Trail argued on appeal that it is not necessary that she allege that she was formally “discipline[d]” within the meaning of the Act in order to have a viable retaliation claim under LMRDA. The court of appeals stated that in this instance the district court did go too far in curtailing an employee’s free-speech rights under the Act. In deciding whether or not a union member’s speech falls within the Act, the court adopted the test set forth in the Eighth Circuit which analogizes the rights of union members to the First Amendment rights of government employees. In order for the speech to be protected it must be of “union concern.” The court held here that Trail did not speak on a matter of union concern when she reported the alleged pornography incident, therefore affirming the judgment of the district court.
Decided: March 15, 2013
Karen Balas appealed the district court’s denial of relief on her claims of discrimination, retaliation, and hostile work environment, brought under Title VII of the Civil Rights Act of 1964 (“Title VII”), as well as her claims of wrongful discharge, assault, and battery, brought under Virginia state law, against Huntington Ingalls Industries, Inc., (“Huntington Ingalls”) the successor to Balas’s former employer, Northrup Grumman Corporation. For the following reasons, the Fourth Circuit affirmed the district court’s decision.
This case began after Balas was fired for falsifying some of her time records while employed by Northrup Grumman. Shortly after she was fired, Balas began the administrative process with the Equal Employment Opportunity Commission (the “EEOC”), which ultimately concluded with the EEOC’s dismissal of her charge and its issuance of her right to sue letter. Balas subsequently filed a pro se action in the district court, alleging the Title VII and state law claims listed above. In response, Huntington Ingalls filed a motion for judgment on the pleadings, and the district court granted this motion in part.
On appeal, the Fourth Circuit first addressed “Balas’s argument that the district court erred in considering only her amended EEOC charge, and not the contents of her intake questionnaire or the two letters she submitted to the EEOC.” The Court noted that Balas’s argument depends on Fourth Circuit precedent establishing “the fact that federal courts lack subject matter jurisdiction over Title VII claims for which a plaintiff has failed to exhaust administrative remedies,” and it reviewed this subject matter jurisdiction claim de novo. After reviewing the procedural steps undertaken by Balas at the EEOC, the Court noted that “[i]n any subsequent lawsuit alleging unlawful employment practices under Title VII, a federal court may only consider those allegations included in the EEOC charge.” (citation omitted). Following this directive, the Court stated that it was “not at liberty to read into administrative charges allegations they do not contain” and agreed with the district court in concluding that “[t]he intake questionnaire and the letters Balas submitted to the EEOC cannot be read as part of her formal discrimination charge without contravening the purposes of Title VII.” Accordingly, the Court affirmed the district court’s refusal to consider any allegations not included in Balas’s EEOC charge.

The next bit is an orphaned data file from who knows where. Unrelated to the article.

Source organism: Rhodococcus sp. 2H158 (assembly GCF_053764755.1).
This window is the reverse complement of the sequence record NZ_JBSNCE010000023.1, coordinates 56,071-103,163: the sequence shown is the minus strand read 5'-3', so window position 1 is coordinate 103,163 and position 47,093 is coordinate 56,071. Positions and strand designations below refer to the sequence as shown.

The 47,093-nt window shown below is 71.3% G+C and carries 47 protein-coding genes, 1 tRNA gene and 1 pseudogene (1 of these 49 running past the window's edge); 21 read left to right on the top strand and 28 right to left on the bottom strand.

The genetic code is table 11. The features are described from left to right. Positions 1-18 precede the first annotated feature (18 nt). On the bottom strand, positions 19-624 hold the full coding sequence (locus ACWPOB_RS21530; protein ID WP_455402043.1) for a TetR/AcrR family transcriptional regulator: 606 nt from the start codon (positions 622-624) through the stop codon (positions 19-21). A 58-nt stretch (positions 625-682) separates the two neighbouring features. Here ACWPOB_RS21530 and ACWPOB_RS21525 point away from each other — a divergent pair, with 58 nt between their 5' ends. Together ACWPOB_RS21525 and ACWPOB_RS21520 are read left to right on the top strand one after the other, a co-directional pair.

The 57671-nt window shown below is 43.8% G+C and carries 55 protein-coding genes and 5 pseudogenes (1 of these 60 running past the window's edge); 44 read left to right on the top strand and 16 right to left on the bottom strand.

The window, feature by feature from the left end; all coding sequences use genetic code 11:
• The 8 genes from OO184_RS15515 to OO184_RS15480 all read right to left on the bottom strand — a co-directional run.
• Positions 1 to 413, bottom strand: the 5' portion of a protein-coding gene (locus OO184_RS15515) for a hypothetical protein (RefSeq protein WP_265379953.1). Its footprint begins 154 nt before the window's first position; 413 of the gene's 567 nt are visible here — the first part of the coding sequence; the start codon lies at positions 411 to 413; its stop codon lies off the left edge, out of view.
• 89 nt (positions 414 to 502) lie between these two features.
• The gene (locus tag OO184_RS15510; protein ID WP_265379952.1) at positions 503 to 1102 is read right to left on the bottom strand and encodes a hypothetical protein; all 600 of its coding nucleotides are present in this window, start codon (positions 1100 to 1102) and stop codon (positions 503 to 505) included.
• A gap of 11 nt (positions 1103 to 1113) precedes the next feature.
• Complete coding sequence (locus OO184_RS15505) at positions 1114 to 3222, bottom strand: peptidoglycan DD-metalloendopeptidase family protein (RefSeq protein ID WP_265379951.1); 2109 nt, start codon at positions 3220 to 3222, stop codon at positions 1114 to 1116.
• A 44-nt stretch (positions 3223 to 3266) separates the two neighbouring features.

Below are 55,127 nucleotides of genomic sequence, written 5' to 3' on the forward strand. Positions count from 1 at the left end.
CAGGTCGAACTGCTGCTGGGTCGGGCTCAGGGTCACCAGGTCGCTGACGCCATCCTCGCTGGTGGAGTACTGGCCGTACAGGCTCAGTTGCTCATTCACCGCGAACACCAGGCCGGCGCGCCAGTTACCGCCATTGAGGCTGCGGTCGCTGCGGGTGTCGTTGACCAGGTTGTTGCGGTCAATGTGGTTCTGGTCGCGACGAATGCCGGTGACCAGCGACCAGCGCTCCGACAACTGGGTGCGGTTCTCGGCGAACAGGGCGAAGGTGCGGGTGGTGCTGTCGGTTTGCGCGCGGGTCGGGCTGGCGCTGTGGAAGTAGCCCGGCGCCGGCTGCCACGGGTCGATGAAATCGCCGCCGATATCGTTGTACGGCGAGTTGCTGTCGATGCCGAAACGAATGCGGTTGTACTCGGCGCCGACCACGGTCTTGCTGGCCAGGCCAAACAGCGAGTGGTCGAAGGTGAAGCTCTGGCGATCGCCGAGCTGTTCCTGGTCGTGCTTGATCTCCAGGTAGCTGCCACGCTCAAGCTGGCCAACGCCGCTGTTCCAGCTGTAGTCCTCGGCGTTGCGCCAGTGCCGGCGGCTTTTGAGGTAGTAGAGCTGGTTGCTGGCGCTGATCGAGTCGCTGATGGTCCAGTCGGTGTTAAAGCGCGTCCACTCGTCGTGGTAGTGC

Next, the Court considered the district court’s denial of leave for Balas to amend her complaint. While acknowledging Rule 15(a)’s (Fed. R. Civ. Pro.) instruction that “[l]eave to amend a pleading should be freely given ‘when justice so requires,’” the Court agreed with the district court’s determination that “Balas’s proposed amendments would be futile.” Therefore, citing to Fourth Circuit precedent holding that “[l]eave to amend a pleading should be denied only when … the amendment would be futile,” the Court found that the district court did not abuse its discretion in denying Balas’s leave to amend her complaint.
Third, the Court looked at “Balas’s Title VII claim of retaliatory discharge” and reviewed the district court’s summary judgment grant in favor of Huntingon Ingalls de novo. The Court began by listing the elements required to be satisfied in order to establish a prima facie case of retaliation. Ultimately, the Court found that Balas could not establish her claim because she failed to present evidence showing the requisite causal connection between her employment termination and her alleged protected actions (i.e., her alleged complaints of discrimination to her former supervisor). Therefore, the Court affirmed the district court’s grant of summary judgment to Huntington Ingalls on the retaliatory discharge claim.
Finally, the Court considered the district court’s grant of summary judgment in favor of Hungtington Ingalls on the assault and battery claims. With respect to the battery claim, the Court found that Balas had failed to raise a genuine question of material fact “as to whether the hug [the alleged battery] was objectively offensive.” Therefore, the Court found that Balas’s claim failed to satisfy the state law’s requirement that the alleged act be objectively offensive in order to be considered battery. With respect to the assault claim, the Court found that “Balas presented no evidence that the hug was harmful or offensive, or that [her supervisor] intended the hug to involve any contact beyond the hug itself or intended to make Balas think that it would.” Therefore, the Court found that Balas had failed to establish the necessary elements of an assault claim and affirmed the district court’s summary judgment grant as to the assault and battery claims.